An effectively camouflaged aircraft on the ground could be nigh on invisible unless the attacking pilot was flying rather low to the ground.
One rather striking detail that is immediately noticeable about many WWII combat aircraft, regardless of which nation fielded them, is the fact that they were painted in camouflage color schemes.
While some military aircraft are still painted with camouflage color schemes today, such patterns are nowhere near as widespread and prevalent as they were on the military aircraft of WWII – the aircraft of which were painted in camouflage hues ranging from browns, drab greens, and other earth tones to grays, blues, black and even, in the seemingly counterintuitive color scheme of British spy planes, pink.
The first question many people ask when it comes to aircraft being painted in camouflage color schemes, especially those involving earth tones such as browns, olives, and drab green tones, is why? Camouflage paint schemes in these colors and tones certainly make sense for ground-based vehicles like tanks, jeeps or army transport trucks, but why would such colors be needed for vehicles intended to operate in the sky?
The answer, at least for the first part of the Second World War, when air superiority was hotly contested, was that the planes needed to be protected when they were at their most vulnerable – on the ground.
Military aircraft were expensive investments, costly and time-consuming to produce, and thus of immense value both as assets and targets. An enemy aerial bombing raid over an airfield or airbase, where dozens of planes could be targeted and destroyed in a matter of minutes, could prove disastrous.
However, as laser-guided weaponry only began to be used in the 1960s, and smart bombs and missiles from the 1990s onwards, in WWII bombs were guided by what the human eye was capable of seeing. An effectively camouflaged aircraft on the ground could be nigh on invisible unless the attacking pilot was flying rather low to the ground – which would put him at risk from anti-aircraft defenses.
Each nation participating in the war had its own specific camouflage paint schemes for the various types and models of aircraft it fielded. These were so numerous, particular and specific, in fact, that entire books have been written on the subject.
To (very crudely) sum up such a vast array of color schemes and patterns, numerous models of fighter planes were generally painted with earth tones – an array of browns, tans and greens – on top. Their undersides were painted in tones that would blend in more with the sky when seen from the ground: flat tones of gray or blue, rather than the disruptive patterns of the tops of the planes.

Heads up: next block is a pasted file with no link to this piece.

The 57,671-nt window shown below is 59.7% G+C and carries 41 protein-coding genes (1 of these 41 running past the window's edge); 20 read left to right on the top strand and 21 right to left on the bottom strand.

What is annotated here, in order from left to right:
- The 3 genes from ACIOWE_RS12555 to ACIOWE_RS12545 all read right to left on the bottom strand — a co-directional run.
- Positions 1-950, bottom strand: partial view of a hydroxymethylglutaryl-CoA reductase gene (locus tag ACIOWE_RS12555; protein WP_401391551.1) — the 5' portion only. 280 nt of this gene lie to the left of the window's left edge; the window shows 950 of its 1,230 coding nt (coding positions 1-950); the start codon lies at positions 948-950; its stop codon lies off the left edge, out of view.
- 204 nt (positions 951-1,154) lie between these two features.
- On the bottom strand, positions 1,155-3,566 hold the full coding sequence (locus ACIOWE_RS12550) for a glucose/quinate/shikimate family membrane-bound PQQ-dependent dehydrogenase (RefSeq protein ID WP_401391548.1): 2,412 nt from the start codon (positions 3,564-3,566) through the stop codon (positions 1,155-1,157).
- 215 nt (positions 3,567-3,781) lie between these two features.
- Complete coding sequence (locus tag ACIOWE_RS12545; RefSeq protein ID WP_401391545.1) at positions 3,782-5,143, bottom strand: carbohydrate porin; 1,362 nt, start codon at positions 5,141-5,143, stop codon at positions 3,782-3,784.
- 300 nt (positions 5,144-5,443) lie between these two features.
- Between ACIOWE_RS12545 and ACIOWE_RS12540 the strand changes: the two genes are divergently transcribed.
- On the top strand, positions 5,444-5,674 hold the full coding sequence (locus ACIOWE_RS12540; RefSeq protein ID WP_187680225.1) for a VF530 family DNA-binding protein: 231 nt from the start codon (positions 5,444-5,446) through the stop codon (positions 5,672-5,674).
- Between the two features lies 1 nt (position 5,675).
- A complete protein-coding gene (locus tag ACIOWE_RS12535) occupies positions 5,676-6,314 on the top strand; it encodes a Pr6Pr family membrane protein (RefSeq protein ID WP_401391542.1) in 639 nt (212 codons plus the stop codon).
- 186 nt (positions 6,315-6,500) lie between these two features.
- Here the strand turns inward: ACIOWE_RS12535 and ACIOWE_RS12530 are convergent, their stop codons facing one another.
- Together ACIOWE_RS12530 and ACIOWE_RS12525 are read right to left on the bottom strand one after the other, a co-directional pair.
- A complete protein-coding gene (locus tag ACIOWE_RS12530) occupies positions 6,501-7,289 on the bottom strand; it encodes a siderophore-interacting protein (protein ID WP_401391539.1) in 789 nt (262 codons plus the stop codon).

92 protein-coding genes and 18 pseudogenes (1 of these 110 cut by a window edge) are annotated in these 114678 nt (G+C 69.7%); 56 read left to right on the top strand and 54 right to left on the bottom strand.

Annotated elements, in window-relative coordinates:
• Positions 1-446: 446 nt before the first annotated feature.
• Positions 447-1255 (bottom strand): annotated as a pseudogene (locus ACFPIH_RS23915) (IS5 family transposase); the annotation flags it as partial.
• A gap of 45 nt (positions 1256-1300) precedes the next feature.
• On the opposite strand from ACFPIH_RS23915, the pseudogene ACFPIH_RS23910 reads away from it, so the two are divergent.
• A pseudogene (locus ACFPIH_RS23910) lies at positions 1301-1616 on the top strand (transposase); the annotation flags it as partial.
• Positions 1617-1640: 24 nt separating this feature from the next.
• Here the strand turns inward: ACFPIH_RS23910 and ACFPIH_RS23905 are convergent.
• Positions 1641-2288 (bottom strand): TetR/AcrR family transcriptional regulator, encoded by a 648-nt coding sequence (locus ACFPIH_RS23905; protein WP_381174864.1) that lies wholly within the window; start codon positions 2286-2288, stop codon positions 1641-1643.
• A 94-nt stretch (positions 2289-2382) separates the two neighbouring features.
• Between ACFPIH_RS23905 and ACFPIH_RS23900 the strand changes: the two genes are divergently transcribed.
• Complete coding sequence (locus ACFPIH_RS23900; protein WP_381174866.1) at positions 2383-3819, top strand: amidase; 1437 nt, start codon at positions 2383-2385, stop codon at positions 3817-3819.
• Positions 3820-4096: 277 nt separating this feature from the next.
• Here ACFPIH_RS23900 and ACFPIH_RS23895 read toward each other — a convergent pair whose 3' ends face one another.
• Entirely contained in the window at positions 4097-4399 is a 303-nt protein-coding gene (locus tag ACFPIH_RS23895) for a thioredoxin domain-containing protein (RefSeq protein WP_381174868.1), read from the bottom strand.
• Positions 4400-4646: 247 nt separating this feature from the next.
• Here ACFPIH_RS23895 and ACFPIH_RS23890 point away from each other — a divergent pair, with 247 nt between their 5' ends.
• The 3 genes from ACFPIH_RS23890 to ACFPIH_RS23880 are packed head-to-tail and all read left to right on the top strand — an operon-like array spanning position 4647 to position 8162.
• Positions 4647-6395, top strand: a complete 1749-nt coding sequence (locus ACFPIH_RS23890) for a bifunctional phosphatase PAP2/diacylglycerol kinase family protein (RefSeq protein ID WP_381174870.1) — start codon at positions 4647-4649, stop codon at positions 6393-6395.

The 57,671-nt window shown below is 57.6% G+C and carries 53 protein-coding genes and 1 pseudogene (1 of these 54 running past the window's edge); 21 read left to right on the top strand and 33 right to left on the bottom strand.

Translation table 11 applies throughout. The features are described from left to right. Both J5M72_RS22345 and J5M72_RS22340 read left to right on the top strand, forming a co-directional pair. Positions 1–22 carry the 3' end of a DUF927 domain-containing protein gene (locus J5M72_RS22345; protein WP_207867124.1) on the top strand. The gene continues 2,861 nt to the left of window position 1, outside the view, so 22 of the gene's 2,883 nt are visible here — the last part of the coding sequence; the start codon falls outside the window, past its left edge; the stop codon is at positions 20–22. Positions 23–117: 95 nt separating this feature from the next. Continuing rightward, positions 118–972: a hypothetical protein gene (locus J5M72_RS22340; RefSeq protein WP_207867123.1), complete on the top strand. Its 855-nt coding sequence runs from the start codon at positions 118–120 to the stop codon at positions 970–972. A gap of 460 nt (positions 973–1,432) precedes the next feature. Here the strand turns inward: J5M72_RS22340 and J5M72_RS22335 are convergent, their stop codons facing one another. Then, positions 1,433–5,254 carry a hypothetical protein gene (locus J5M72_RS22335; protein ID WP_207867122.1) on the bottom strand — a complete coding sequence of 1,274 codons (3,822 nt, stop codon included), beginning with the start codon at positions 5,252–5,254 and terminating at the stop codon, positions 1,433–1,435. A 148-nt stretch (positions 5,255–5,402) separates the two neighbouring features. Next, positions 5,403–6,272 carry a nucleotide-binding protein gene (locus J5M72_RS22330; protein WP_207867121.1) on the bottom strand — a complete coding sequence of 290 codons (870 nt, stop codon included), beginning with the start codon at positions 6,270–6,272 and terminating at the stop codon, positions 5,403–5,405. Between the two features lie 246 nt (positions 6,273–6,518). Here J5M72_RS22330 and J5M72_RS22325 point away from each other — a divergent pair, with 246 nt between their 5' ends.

Various models of bombers, which often operated at night, were sometimes painted differently than fighters. Their undersides, or in some cases their entire bodies, would be painted black, in order to provide camouflage against the night sky. As the war progressed, however, some bombers had their undersides painted in lighter hues, to blend in with the glow of light pollution from the cities below them.
Perhaps the most interesting camouflage color scheme was that of the British Royal Air Force’s photo-reconnaissance Spitfire planes, which were painted pink. Not neon pink, of course, but a pale and subtle hue of pink.
These planes, which were unarmed (to save weight so that they could fly faster and farther) and equipped with cameras, needed to fly quickly into and then out of enemy territory, and the pink tone used was actually ideal for camouflaging them against dawn or dusk skies. Indeed, they could maintain near invisibility beyond 300-600 feet under the right conditions, which was more than enough to get in and out of hostile territory virtually undetected.
In the latter years of the war, attitudes toward camouflage paint on planes began to change. After the Allies achieved definitive air superiority, they began to paint their planes more simply, or do away with paint altogether.
Since they had achieved air superiority, there was little danger of their planes being bombed, and thus camouflaging them against the ground was no longer necessary. This applied to American aircraft in particular, many of which were stripped of paint completely or, for those produced in the latter years of the war, simply not painted in the factory, and covered only with a coat of wax or clear lacquer.
Unpainted airplanes had an advantage over their painted counterparts: they were lighter. Not by a great degree, but for a small fighter, a weight loss of a few dozen pounds equated to faster speeds in the air (which was further enhanced by better aerodynamics without the drag created by matte paint), greater maneuverability, and the capability to fly farther.
On larger planes, particularly the biggest bombers with a large surface area to cover, forgoing a coat of paint could save a few hundred pounds, which meant that a larger payload of bombs could be carried. By the end of the war, a large portion of American airplanes had either had their paint removed, or had come out of the factory unpainted.
While camouflage paint on military aircraft did generally fall out of fashion after the Second World War – especially with the improvement of radar systems, as well as the introduction of heat-seeking missiles – it was never completely abandoned, as its usefulness in terms of disguising aircraft on the ground from human eyes above is as pertinent now as it was during WWII.
Even with the types of advanced, technologically-enhanced camouflage methods that are employed today, such as computer-controlled active camouflage panels, multi-spectral camouflage, and digital camouflage, the usefulness of good old camouflage paint schemes to fool the human eye is still used on a number of military aircraft across the world.